OLR Bill Analysis
AN ACT CONCERNING THE AUTHORITY OF THE COMMISSIONER OF ENERGY AND ENVIRONMENTAL PROTECTION TO ESTABLISH A TROUT STAMP AND A RESIDENT GAME BIRD CONSERVATION STAMP, AMENDING CERTAIN HUNTING AND FISHING FEES FOR RESIDENTS LESS THAN EIGHTEEN YEARS OF AGE AND ERECTING A PHEASANT STOCKING ACCOUNT AND PROGRAM.
This bill makes various changes to the laws governing fishing and hunting. Among its provisions, the bill:
1. establishes a pheasant stocking account for the Department of Energy and Environmental Protection (DEEP) to use to conduct its pheasant stocking program;
2. expands the birds that a person can hunt with a migratory bird conservation stamp and increases, from $13 to $17, the maximum fee DEEP can charge for the stamp;
3. requires a person to buy a resident game bird conservation stamp to hunt resident game birds and sets related requirements for the stamp and stamp proceeds;
4. requires the DEEP commissioner to adopt regulations establishing a three-day out-of-state bird hunting license; and
5. authorizes the DEEP commissioner to adopt regulations establishing a trout stamp.
Additionally, the bill decreases the fee charged for any hunting, trapping, or fishing permit, tag, or stamp by 50%, rounded to the next higher dollar, for a child under age 16. Existing law already reduces the fee by 50% for children age sixteen or seventeen.
EFFECTIVE DATE: July 1, 2016
§ 1 — PHEASANT STOCKING ACCOUNT
The bill establishes a pheasant stocking account as a separate, nonlapsing account in the General Fund. The funds must be used (presumably by DEEP) to conduct a pheasant stocking program, including purchasing and stocking pheasants, which must be done within the available resources of the account. (In practice, DEEP already conducts a pheasant stocking program.)
By law, the DEEP commissioner may establish by regulation a pheasant permit, tag, or stamp, for which he may charge up to $28. DEEP already makes pheasant stamps available. Under the bill, pheasant stamp proceeds and any voluntary donations made to the program must be deposited to the pheasant stocking account.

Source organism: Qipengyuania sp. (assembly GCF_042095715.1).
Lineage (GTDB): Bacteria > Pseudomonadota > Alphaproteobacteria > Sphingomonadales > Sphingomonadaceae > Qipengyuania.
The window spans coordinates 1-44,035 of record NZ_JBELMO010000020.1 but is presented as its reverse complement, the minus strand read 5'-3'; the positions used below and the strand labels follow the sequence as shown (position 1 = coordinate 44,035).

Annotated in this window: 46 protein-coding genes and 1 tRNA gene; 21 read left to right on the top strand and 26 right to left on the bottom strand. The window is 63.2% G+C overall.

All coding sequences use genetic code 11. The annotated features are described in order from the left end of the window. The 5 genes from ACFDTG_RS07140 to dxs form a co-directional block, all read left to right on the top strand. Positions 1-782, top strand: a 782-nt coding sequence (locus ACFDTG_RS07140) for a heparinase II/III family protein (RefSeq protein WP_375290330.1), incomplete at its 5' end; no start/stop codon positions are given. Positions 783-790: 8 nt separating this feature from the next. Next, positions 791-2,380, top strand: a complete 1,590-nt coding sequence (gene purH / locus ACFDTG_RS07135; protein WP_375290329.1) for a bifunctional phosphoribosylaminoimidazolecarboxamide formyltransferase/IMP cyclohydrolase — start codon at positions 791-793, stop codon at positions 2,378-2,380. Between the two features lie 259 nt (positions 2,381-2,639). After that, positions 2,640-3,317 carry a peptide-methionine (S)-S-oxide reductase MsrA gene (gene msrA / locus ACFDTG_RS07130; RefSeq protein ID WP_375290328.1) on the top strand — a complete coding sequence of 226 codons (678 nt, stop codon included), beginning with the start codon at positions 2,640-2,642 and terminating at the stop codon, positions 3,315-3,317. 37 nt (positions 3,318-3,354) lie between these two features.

§§ 1 & 3-5 — MIGRATORY AND RESIDENT GAME BIRD STAMPS
§§ 1 & 3 — Migratory Game Birds
Under current law, anyone age 16 or older wishing to hunt or take waterfowl in Connecticut must obtain a hunting license and a Connecticut migratory bird conservation stamp. Waterfowl, a subset of migratory game birds, generally includes ducks and geese.
The bill expands the game birds that hunters with a migratory bird conservation stamp may hunt to include all migratory game birds. Migratory game birds generally include birds that spend the summer in northern latitudes and the winter in southern latitudes. These include waterfowl, certain webless waterbirds (e.g., rails and coots), and certain webless upland birds (e.g., woodcocks and snipes).
The bill increases, from $13 to $17, the maximum fee DEEP may charge for a migratory bird conservation stamp.
§§ 1 & 3 — Resident Game Birds
The bill requires anyone wishing to hunt or take resident game birds to obtain a Connecticut resident game bird conservation stamp, in addition to a hunting license already required by law. The bill:
1. requires the DEEP commissioner to (a) arrange for the design, production, and procurement of the stamp and (b) adopt regulations establishing the stamp;
2. authorizes him to reproduce the stamp as a print or related artwork for sale; and
3. establishes $28 as the maximum fee DEEP can charge for the stamp.
Resident game birds, those that stay in the area year-round, generally include an array of commonly hunted birds, including crows, wild turkeys, ruffed grouse, prairie chickens, partridges, and quail.
§ 3 — Voluntary Donations